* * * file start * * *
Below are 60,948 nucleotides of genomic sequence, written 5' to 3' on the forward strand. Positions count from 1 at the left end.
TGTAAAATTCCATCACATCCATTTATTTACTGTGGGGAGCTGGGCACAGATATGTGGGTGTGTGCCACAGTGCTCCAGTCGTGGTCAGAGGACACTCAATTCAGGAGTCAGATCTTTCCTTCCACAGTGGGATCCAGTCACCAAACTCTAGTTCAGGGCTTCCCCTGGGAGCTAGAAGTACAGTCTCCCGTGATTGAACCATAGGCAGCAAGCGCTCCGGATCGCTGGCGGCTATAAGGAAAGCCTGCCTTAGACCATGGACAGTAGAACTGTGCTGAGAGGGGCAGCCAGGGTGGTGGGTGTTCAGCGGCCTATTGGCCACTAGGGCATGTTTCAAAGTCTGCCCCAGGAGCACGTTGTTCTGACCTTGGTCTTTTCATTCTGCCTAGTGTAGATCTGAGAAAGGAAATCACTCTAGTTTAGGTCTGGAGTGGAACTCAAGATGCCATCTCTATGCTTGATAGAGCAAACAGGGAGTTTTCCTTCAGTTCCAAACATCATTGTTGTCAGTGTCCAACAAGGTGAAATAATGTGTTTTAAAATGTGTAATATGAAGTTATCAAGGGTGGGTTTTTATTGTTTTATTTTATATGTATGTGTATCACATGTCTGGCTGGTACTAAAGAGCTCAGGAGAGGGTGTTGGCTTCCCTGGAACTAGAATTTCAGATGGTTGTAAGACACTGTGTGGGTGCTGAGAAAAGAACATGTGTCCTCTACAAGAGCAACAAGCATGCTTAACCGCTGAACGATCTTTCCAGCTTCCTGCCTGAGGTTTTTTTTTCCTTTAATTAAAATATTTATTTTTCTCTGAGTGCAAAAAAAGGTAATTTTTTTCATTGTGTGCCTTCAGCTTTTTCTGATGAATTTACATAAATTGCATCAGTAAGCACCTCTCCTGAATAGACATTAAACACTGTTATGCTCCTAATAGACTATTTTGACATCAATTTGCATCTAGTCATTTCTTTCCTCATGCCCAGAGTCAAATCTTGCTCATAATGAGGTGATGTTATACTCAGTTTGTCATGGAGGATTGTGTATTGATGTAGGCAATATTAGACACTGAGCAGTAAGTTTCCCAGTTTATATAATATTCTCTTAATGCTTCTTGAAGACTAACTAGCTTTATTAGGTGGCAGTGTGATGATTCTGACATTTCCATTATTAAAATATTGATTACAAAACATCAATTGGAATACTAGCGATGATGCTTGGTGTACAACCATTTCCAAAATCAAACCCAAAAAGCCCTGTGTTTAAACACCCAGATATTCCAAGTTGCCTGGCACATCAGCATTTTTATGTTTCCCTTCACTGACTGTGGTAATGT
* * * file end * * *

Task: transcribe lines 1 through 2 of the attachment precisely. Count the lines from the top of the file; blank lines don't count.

Below are 60,948 nucleotides of genomic sequence, written 5' to 3' on the forward strand. Positions count from 1 at the left end.
TGTAAAATTCCATCACATCCATTTATTTACTGTGGGGAGCTGGGCACAGATATGTGGGTGTGTGCCACAGTGCTCCAGTCGTGGTCAGAGGACACTCAATTCAGGAGTCAGATCTTTCCTTCCACAGTGGGATCCAGTCACCAAACTCTAGTTCAGGGCTTCCCCTGGGAGCTAGAAGTACAGTCTCCCGTGATTGAACCATAGGCAGCAAGCGCTCCGGATCGCTGGCGGCTATAAGGAAAGCCTGCCTTAGACCATGGACAGTAGAACTGTGCTGAGAGGGGCAGCCAGGGTGGTGGGTGTTCAGCGGCCTATTGGCCACTAGGGCATGTTTCAAAGTCTGCCCCAGGAGCACGTTGTTCTGACCTTGGTCTTTTCATTCTGCCTAGTGTAGATCTGAGAAAGGAAATCACTCTAGTTTAGGTCTGGAGTGGAACTCAAGATGCCATCTCTATGCTTGATAGAGCAAACAGGGAGTTTTCCTTCAGTTCCAAACATCATTGTTGTCAGTGTCCAACAAGGTGAAATAATGTGTTTTAAAATGTGTAATATGAAGTTATCAAGGGTGGGTTTTTATTGTTTTATTTTATATGTATGTGTATCACATGTCTGGCTGGTACTAAAGAGCTCAGGAGAGGGTGTTGGCTTCCCTGGAACTAGAATTTCAGATGGTTGTAAGACACTGTGTGGGTGCTGAGAAAAGAACATGTGTCCTCTACAAGAGCAACAAGCATGCTTAACCGCTGAACGATCTTTCCAGCTTCCTGCCTGAGGTTTTTTTTTCCTTTAATTAAAATATTTATTTTTCTCTGAGTGCAAAAAAAGGTAATTTTTTTCATTGTGTGCCTTCAGCTTTTTCTGATGAATTTACATAAATTGCATCAGTAAGCACCTCTCCTGAATAGACATTAAACACTGTTATGCTCCTAATAGACTATTTTGACATCAATTTGCATCTAGTCATTTCTTTCCTCATGCCCAGAGTCAAATCTTGCTCATAATGAGGTGATGTTATACTCAGTTTGTCATGGAGGATTGTGTATTGATGTAGGCAATATTAGACACTGAGCAGTAAGTTTCCCAGTTTATATAATATTCTCTTAATGCTTCTTGAAGACTAACTAGCTTTATTAGGTGGCAGTGTGATGATTCTGACATTTCCATTATTAAAATATTGATTACAAAACATCAATTGGAATACTAGCGATGATGCTTGGTGTACAACCATTTCCAAAATCAAACCCAAAAAGCCCTGTGTTTAAACACCCAGATATTCCAAGTTGCCTGGCACATCAGCATTTTTATGTTTCCCTTCACTGACTGTGGTAATGT